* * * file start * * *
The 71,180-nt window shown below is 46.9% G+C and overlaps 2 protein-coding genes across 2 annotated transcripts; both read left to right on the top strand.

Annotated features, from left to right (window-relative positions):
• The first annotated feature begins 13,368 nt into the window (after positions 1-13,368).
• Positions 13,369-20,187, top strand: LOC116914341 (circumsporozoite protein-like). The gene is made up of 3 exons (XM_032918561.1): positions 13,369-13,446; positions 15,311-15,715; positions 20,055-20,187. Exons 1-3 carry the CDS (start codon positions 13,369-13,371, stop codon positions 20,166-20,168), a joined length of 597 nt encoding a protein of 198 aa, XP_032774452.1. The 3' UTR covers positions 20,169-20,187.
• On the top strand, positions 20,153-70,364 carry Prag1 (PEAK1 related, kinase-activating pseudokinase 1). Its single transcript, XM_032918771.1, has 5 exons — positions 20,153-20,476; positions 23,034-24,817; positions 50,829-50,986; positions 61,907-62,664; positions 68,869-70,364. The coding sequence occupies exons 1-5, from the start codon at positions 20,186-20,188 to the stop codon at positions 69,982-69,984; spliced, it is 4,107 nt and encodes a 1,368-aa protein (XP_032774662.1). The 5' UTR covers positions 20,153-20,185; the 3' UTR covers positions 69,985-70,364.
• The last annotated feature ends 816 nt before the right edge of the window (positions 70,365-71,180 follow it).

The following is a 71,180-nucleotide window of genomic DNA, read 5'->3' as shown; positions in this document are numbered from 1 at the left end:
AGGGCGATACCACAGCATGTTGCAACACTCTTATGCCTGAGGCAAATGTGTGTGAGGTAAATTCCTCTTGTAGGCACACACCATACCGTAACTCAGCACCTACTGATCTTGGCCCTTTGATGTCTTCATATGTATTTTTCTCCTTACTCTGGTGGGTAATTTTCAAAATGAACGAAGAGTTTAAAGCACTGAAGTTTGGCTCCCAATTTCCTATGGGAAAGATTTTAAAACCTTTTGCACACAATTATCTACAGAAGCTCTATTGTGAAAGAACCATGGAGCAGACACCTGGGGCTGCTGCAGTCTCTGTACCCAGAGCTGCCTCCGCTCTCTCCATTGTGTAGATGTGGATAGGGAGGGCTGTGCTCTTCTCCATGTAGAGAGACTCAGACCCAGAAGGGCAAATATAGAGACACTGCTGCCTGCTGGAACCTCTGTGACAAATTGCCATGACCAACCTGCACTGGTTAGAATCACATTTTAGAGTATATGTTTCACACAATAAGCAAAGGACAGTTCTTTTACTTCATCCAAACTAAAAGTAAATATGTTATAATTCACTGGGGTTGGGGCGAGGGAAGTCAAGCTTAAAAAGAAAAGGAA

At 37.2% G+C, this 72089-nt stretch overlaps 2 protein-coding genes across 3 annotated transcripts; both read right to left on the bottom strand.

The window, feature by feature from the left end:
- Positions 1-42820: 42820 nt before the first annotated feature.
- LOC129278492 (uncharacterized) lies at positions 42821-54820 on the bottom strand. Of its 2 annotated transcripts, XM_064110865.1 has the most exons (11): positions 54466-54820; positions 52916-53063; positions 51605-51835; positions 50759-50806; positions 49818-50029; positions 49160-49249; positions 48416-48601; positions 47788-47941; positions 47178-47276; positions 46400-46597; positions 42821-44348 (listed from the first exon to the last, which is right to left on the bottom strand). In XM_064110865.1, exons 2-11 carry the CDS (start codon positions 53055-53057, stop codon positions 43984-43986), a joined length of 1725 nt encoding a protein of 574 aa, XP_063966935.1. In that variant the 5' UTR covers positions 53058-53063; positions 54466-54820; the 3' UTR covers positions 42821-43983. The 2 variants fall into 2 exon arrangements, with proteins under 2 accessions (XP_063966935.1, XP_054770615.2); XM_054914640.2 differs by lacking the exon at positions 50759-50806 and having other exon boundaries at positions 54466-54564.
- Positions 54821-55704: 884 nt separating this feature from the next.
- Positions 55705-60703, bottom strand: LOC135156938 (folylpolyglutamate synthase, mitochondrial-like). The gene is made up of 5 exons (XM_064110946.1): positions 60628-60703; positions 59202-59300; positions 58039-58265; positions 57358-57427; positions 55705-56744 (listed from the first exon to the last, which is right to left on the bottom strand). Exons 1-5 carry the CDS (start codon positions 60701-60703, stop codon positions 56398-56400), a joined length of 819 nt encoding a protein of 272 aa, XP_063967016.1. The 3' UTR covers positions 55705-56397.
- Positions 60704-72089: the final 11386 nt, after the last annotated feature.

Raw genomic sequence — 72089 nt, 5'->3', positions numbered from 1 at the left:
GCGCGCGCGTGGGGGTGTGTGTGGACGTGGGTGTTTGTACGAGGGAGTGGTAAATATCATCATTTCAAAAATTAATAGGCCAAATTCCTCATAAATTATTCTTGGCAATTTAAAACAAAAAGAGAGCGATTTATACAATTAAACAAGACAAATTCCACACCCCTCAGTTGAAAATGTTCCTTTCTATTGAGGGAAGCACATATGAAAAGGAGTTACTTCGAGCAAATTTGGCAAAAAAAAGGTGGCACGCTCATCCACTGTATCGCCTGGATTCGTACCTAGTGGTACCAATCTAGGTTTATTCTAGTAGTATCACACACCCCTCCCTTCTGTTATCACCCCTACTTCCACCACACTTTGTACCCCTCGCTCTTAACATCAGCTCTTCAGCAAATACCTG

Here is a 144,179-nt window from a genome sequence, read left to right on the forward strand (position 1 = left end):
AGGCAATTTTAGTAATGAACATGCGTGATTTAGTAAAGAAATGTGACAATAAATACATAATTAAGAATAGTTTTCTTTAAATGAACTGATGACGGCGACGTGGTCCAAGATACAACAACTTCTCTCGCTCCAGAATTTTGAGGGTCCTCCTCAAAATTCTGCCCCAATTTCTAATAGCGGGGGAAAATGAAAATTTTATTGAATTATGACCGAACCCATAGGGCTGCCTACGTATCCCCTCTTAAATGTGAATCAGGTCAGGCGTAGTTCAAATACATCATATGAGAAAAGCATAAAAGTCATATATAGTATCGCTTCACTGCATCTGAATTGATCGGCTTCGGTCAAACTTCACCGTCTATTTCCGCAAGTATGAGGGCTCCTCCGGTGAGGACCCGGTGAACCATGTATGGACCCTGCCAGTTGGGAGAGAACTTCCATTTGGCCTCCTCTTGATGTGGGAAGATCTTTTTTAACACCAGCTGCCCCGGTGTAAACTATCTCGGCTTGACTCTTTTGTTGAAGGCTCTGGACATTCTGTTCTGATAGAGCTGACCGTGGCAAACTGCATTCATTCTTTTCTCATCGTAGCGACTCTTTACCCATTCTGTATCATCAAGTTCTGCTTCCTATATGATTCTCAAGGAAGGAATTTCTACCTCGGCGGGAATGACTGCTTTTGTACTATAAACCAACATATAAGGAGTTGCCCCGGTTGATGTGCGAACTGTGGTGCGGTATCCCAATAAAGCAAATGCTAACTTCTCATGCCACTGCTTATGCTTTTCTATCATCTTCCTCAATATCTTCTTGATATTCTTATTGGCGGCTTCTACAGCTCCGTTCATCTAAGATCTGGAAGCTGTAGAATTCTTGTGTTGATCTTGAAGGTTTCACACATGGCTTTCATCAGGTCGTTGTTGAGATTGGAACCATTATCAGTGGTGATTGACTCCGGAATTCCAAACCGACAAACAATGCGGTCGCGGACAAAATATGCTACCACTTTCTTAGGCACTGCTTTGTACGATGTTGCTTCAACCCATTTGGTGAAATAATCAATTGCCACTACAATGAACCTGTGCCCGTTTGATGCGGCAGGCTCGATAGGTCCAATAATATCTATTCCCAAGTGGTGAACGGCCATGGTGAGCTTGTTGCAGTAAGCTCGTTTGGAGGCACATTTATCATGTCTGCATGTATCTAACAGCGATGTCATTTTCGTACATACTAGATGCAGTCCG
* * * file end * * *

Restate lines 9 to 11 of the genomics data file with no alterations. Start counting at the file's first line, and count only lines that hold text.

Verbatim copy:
At 37.2% G+C, this 72089-nt stretch overlaps 2 protein-coding genes across 3 annotated transcripts; both read right to left on the bottom strand.

The window, feature by feature from the left end:
- Positions 1-42820: 42820 nt before the first annotated feature.